Definition of derivative  Derivatives
Definition of Derivative and Common Derivatives
What is a Derivative?
The derivative is basically the slope. So the derivative of a function is the slope of the function for a given point. We also denote the derivative as $\frac{dy}{dx}$. Of course, some functions cannot be differentiated for a specific point. Take the example of the derivative of $\frac{1}{x}$. When $x=0$, we know that the function is undefined. Hence, we also know that the derivative is also undefined.
How to find the Derivative?
There are two ways to find the derivative:
1. Use the definition of derivative
2. Use the derivative chart and the derivative rules
We will explain both ways.
Definition of Derivative
Recall that we can find the derivative by using the definition of derivative shown below:

First, find the derivative of a constant. Let $f(x) = c$, where $c$ is a constant. Using the definition of derivative will give us:
Hence, the derivative of a constant will always be $0$.
What about the derivative of square root? Let $f(x) = \sqrt{x}$. Then using the definition of derivative will give us:
This one is a little tricky because we need to manipulate the equation a little bit. What were going to do is something called a conjugate. We’re going to multiply both the numerator and denominator by $\sqrt{(x+h)} + \sqrt{x}$. In other words,
Simplifying will give us:
Notice that the $h$’s in the numerator and denominator can be cancelled out, leaving us
Now we can finally take the limit and plug in $h = 0$, which gives us:
Hence, the equation above is the derivative of the square root of $x$.
Let’s look at some examples of using the definition of derivative.
Now let’s try something similar and take the derivative of an absolute value.Let $f'(x) = x$. What we need to notice here is that $x$ can also be written as $\sqrt{x^{2}}$ . Hence, using the definition of derivative gives us

Again, we are going to do the conjugate. So
Simplifying the numerator will give us:
Cancelling the $h$’s gives
Now taking the limit (set $h=0$), and simplifying will give us:
Multiplying the numerator and denominator by $\sqrt{x^{2}}$ will give us:
Since we know from the beginning that $x = \sqrt{x^{2}}$, then we finally say that
Now why don’t we try something harder and take the derivative of an exponential function? Let $f(x) = e^{x}$. Then using the definition of derivative gives us:
Notice that $e^{(x+h)} = e^{x}e^{h}$. Hence we can rewrite our equation to
Now we can factor out $e^{x}$ and pull it out of the limit, giving us:
Now the hard part here is taking this limit. In order to continue on from here, we need to look at the definition of e. Notice that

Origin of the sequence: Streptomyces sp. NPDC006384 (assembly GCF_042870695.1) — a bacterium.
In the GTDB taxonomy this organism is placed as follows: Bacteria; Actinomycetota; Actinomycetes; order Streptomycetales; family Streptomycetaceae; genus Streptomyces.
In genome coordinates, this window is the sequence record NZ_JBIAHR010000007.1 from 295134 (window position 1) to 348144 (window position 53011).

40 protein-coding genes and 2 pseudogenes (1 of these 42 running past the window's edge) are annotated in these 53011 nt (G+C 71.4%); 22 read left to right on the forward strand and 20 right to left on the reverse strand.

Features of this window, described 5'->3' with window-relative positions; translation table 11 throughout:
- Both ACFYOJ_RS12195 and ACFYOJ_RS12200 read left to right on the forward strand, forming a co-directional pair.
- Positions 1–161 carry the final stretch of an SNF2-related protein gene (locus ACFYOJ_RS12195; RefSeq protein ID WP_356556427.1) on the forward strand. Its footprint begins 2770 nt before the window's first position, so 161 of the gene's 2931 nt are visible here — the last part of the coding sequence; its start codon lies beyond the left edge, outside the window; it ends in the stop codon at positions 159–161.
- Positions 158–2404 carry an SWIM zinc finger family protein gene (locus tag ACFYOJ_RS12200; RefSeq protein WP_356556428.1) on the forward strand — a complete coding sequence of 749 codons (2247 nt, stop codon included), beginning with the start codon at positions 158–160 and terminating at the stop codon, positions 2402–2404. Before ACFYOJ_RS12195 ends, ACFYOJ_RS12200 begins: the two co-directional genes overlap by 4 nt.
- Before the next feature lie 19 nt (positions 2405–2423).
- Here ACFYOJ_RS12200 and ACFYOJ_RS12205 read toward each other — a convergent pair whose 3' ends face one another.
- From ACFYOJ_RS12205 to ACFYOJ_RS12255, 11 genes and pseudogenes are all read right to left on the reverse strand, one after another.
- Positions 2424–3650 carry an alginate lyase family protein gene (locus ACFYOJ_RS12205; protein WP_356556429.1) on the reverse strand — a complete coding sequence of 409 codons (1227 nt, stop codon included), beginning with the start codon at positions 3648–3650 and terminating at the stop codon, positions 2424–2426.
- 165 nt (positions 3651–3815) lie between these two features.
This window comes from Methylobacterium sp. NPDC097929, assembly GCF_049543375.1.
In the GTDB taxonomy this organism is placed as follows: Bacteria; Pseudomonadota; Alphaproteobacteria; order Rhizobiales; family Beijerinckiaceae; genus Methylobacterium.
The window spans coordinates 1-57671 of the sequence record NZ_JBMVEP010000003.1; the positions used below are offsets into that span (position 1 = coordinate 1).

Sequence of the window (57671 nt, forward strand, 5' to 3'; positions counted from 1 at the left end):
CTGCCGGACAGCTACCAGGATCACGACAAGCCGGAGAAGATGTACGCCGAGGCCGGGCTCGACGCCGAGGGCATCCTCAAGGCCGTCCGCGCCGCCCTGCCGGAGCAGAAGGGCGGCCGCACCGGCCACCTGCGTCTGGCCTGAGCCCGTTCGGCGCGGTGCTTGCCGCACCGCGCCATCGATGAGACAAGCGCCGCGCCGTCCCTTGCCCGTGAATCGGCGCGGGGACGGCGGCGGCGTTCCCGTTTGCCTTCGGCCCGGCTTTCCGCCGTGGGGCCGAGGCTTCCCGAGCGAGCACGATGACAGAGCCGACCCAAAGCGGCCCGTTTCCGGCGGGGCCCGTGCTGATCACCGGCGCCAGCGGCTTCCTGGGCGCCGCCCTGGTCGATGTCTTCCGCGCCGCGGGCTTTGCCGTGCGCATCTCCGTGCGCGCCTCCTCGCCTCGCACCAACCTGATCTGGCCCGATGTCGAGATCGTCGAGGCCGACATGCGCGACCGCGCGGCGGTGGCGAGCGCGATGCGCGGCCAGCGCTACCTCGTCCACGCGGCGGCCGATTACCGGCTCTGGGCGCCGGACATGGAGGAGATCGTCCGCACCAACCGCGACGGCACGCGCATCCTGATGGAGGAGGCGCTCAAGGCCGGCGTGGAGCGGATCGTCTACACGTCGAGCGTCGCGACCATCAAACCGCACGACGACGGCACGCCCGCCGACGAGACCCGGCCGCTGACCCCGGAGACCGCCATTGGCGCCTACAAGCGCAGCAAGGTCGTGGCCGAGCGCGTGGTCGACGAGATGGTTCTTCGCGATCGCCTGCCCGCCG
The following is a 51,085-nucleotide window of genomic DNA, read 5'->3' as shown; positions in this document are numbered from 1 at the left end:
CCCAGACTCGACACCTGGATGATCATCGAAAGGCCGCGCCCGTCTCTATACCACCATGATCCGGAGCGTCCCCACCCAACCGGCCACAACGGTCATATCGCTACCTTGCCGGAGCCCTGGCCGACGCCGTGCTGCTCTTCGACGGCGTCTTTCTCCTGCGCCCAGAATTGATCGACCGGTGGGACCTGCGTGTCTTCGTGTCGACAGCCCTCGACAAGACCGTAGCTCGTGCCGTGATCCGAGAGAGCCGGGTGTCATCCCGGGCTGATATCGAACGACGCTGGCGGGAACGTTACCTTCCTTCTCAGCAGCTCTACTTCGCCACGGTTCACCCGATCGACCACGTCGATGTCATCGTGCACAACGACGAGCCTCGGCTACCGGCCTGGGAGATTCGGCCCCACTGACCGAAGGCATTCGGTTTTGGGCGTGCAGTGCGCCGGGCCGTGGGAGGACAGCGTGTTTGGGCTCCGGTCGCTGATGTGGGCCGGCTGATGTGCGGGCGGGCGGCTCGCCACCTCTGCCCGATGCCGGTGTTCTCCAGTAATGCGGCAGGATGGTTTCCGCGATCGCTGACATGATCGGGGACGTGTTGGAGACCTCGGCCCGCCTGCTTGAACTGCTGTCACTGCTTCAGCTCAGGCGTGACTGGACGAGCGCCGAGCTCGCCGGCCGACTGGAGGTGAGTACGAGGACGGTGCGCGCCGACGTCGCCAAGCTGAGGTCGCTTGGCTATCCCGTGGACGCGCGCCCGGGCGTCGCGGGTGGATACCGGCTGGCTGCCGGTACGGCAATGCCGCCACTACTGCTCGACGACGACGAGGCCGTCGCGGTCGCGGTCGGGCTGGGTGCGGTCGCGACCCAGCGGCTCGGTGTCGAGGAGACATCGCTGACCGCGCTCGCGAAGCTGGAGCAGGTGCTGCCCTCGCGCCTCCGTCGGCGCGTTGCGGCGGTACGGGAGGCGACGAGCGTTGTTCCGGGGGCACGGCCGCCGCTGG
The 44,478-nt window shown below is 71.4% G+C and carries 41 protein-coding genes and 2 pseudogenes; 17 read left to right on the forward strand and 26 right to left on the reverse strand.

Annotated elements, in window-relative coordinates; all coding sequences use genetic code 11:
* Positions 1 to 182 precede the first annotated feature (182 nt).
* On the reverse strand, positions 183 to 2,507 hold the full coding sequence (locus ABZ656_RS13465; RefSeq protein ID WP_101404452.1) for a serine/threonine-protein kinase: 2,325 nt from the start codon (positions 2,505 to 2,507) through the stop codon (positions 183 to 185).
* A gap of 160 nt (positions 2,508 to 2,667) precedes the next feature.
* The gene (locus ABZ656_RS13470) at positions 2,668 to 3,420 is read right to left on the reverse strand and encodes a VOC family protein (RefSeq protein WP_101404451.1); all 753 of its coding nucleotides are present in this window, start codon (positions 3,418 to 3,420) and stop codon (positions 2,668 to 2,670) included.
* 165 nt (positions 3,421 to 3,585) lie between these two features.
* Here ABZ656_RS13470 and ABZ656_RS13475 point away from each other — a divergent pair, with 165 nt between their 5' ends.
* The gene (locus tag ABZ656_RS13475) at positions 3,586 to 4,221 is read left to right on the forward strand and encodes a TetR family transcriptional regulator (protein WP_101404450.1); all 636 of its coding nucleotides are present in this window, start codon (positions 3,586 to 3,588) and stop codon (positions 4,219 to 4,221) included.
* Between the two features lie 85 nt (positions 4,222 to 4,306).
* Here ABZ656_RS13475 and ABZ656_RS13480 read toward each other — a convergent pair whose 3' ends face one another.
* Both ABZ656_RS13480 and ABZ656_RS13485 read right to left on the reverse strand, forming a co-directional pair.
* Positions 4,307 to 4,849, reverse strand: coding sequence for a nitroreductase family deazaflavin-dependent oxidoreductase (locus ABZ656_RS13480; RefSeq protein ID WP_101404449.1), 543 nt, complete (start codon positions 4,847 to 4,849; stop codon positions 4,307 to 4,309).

Taking both sides to the power of $h$ will give us:
We are going to substitute this $e^{h}$ into the original equation we had earlier, which gives us:
Doing a little bit of algebra will give us that
and so we can conclude that
If you want to try harder problems, take the derivative of the natural log. In other words, find the derivative of $\ln x$! If you want the solution, then look at the link below.
http://math2.org/math/derivatives/more/ln.htm
Derivative Chart
Here is a table of common derivatives shown below
These can be used when applying the derivative rules.
Derivative Rules
Now derivative rules are very useful when we’re trying to take the derivative of uncommon functions. For example, we know that the derivative of $e^{x}$ is $e^{x}$, but what about the derivative of $e^{x}$? What about the derivative of $e^{2x}$? This is where we introduce the chain rule. The chain rule says the following:

Let’s use this to take the derivative of $e^{x}$? Let $g(x) = x$, and $f(x) = e^{x}$. Then we can say $f'(x) = e^{x}$, and so $f'[g(x)] = e^{x}$. Applying the chain rule will give us:
Hence, the derivative of $e^{x}$ is $e^{x}$.
Now let us take the derivative of $e^{2x}$. If $g(x) = 2x$, and $f(x) = e^{x}$. Then we can say f’(x) = e^{x}, and so $f'[g(x)] = e^{2x}$ Using the chain rule will give us:
Now there is another derivative rule which lets us take the derivative of a fraction. We call this the quotient rule. The quotient rule says the following:
For example, let $h(x) = \frac{2^{x}}{x^{3}}$. We set $f(x) = 2^{x}$ and $g(x) = x^{3}$. Know from our derivative chart that $f'(x) = 2^{x} \ln 2$ and $g'(x) = 3x^{2}$. Hence, using the quotient rule will give us the following:
There are also other derivative rules such as the product rule and power rule. So if you want to learn about those as well, we recommend you to click those links.
Definition of derivative
Lessons
Notes:
Definition of Derivative
$f'\left( x \right) = \;_{h \to 0}^{\;lim}\frac{{f\left( {x + h} \right)  f\left( x \right)}}{h}$

2.
Definition of derivative with irregular functions
Find the derivative of the following functions using the definition of derivative.

3.
Applications to definition of derivative
Let $f(x)=4x^{\frac{1}{3}}$